Strong Minds. Kind Hearts.

Puzzles + Riddles + Math = Fun

Puzzles + Riddles + Math = Fun
Puzzles + Riddles + Math = Fun


Students from Kindergarten through fifth grade used a variety of mathematical manipulatives to test their knowledge of observation, deduction and computation at the Lower School Math Night on Wednesday, Dec. 7.

From one corner of a room, a mix of Lower School students sort out the seven pieces of the ancient Chinese Tangram puzzle, studying the shapes and thinking about their attributes. In another room, students play games of multiplication, using tokens to mark their success down the gameboard. Welcome to Friends Academy's first Lower School Math Night.

Held Wednesday, Dec. 7, the evening event was geared to students in Kindergarten through grade 5

and their families. "The primary goal of our first LS Math Night was to have families come together and have fun doing mathematics," shared Lower School Math Learning Specialist Brie Kraska. "We also wanted to provide parents with a glimpse into their children's learning at school. Teaching with objects, or hands-on learning in mathematics is best practice," she added.

The evening's activities were geared to divisions of K-2 and Grades 3-5 students. In each grouping, the games touched on various strands covered in the curriculum, such as shapes and attributes, time and measurement, graphing, place money, money, fluency with computation (+, -, x, /) and more. Many of the games included beginner, intermediate and more challenging components that met the students' needs along a spectrum of learning.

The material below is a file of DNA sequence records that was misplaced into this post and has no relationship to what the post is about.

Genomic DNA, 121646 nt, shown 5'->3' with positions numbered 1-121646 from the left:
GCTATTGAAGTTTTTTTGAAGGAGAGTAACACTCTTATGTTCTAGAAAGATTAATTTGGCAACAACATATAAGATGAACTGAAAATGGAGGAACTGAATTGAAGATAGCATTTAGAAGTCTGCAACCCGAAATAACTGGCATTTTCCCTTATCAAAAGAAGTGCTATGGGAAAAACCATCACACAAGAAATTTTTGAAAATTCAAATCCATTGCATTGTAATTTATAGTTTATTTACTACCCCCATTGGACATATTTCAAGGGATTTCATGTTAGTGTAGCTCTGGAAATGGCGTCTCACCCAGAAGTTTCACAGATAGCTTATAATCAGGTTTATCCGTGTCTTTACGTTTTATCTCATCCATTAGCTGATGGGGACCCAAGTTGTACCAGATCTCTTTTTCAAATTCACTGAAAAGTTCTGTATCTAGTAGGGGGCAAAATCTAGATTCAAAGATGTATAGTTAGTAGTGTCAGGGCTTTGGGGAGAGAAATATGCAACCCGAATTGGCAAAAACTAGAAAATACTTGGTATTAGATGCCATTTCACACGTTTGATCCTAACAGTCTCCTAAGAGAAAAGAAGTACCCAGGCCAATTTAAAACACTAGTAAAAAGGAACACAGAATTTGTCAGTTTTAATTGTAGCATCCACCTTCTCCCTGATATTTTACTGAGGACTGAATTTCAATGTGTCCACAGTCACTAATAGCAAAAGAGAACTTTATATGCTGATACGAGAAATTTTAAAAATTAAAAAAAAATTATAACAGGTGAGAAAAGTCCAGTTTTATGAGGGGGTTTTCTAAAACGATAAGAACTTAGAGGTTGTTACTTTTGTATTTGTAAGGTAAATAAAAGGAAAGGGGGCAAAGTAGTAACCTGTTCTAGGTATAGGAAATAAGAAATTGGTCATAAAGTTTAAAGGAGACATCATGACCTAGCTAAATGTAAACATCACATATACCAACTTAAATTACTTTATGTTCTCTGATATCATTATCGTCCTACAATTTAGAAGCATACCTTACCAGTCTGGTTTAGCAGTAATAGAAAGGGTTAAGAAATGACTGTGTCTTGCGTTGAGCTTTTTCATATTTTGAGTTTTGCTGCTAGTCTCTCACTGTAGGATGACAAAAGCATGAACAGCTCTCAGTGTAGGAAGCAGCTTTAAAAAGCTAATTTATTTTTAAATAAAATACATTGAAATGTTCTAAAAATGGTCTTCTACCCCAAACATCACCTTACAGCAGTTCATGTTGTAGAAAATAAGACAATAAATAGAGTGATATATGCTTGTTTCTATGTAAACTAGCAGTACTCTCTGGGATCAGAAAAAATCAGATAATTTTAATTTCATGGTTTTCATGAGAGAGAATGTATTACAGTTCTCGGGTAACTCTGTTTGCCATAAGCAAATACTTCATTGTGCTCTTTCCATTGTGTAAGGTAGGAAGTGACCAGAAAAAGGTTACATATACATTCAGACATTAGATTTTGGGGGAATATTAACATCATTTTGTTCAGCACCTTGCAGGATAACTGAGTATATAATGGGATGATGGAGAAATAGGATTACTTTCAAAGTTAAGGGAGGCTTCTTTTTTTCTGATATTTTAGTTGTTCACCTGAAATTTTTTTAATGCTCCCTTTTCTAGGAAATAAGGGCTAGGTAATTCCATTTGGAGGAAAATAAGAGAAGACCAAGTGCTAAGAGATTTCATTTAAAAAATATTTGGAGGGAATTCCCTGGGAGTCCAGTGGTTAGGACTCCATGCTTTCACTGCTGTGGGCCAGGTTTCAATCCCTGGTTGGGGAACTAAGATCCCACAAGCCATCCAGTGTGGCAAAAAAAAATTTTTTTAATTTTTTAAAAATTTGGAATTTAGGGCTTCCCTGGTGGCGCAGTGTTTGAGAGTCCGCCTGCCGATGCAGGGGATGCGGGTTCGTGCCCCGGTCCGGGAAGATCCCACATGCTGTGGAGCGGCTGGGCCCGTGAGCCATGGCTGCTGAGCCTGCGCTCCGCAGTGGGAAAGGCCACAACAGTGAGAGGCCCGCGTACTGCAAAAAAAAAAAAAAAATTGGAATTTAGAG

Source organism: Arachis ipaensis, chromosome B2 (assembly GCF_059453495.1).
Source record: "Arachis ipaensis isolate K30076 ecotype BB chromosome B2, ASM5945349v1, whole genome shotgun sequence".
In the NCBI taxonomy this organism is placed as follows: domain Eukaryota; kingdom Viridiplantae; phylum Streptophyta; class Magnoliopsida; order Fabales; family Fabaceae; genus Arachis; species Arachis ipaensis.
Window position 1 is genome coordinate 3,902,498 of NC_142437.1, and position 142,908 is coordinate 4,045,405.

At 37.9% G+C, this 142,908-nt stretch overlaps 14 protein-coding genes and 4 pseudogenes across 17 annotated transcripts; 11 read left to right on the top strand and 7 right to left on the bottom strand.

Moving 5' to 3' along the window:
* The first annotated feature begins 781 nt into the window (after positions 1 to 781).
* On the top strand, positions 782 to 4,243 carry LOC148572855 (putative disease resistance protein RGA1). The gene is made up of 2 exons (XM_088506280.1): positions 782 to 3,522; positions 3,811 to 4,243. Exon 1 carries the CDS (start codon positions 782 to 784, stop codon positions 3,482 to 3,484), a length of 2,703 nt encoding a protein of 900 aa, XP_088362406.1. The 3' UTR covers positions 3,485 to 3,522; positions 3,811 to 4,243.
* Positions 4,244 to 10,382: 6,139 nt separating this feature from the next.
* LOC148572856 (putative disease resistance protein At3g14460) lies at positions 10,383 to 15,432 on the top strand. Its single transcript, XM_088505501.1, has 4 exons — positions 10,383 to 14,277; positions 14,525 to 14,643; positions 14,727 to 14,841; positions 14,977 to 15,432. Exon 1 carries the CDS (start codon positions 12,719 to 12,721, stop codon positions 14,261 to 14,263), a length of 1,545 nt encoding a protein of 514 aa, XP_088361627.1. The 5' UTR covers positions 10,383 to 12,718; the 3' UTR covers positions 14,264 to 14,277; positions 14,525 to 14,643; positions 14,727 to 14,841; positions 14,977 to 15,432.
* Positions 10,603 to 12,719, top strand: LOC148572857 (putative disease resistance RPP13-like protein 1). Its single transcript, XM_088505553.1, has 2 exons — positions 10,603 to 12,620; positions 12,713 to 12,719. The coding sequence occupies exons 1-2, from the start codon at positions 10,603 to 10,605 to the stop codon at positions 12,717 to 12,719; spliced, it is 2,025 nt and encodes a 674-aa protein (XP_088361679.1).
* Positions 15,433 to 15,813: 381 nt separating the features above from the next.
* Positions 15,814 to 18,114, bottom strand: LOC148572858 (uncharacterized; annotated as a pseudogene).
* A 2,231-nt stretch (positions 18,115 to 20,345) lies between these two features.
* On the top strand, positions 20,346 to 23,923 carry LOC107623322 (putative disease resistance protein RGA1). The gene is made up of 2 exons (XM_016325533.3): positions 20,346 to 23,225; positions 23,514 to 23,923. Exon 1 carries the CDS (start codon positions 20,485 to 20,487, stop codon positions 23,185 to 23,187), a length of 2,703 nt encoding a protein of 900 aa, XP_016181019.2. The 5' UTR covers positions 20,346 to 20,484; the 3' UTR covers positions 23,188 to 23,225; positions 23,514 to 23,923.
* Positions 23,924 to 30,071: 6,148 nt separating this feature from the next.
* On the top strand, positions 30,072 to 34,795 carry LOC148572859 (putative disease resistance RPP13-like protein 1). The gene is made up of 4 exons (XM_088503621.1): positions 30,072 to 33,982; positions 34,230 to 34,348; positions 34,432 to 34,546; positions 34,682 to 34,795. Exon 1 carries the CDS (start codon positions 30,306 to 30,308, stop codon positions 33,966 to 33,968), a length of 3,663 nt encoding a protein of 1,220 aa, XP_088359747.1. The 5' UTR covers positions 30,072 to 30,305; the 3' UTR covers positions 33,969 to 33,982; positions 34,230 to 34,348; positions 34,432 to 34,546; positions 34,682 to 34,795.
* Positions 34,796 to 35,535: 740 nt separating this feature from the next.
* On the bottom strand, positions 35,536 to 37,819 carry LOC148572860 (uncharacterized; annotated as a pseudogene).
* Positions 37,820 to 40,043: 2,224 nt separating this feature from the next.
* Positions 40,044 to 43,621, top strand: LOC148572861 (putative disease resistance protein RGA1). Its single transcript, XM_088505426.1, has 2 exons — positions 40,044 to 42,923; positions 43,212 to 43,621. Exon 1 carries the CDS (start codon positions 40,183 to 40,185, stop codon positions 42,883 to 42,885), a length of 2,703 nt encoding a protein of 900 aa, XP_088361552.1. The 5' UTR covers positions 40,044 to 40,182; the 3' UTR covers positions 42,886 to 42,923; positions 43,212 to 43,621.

All of the activities were highly interactive and hands-on. In "Equation Concentration" players were asked to match equivalent sums and differences as they turned over cards (4+3 = 5+2). Other card games challenged students and their parents to practice place value, addition and multiplication. And a scavenger hunt asked students to find objects based on various requirements, such as "Find something arranged in an array."

In another center, the "Fraction Quilt" integrated the disciplines of math and art. "Students created sections that were put together to create a beautiful 'quilt'," explained Kraska. "At the beginning level, the goal was to have younger students understand the concept of halves and then move to the intermediate and advanced stages where students worked to understand the relationship between the unit fraction and the whole," added Kraska. In order to create the designs of the quilt blocks, students mastered knowledge of symmetry.

For Kraska, the entire evening was about having fun with mathematics and she is already planning the next Math Night. "Parents were able to sit side by side with their children in a non-stressful environment to learn and practice math. Hopefully, they came away with an understanding of the important and crucial role they play in their children's education," finished Kraska.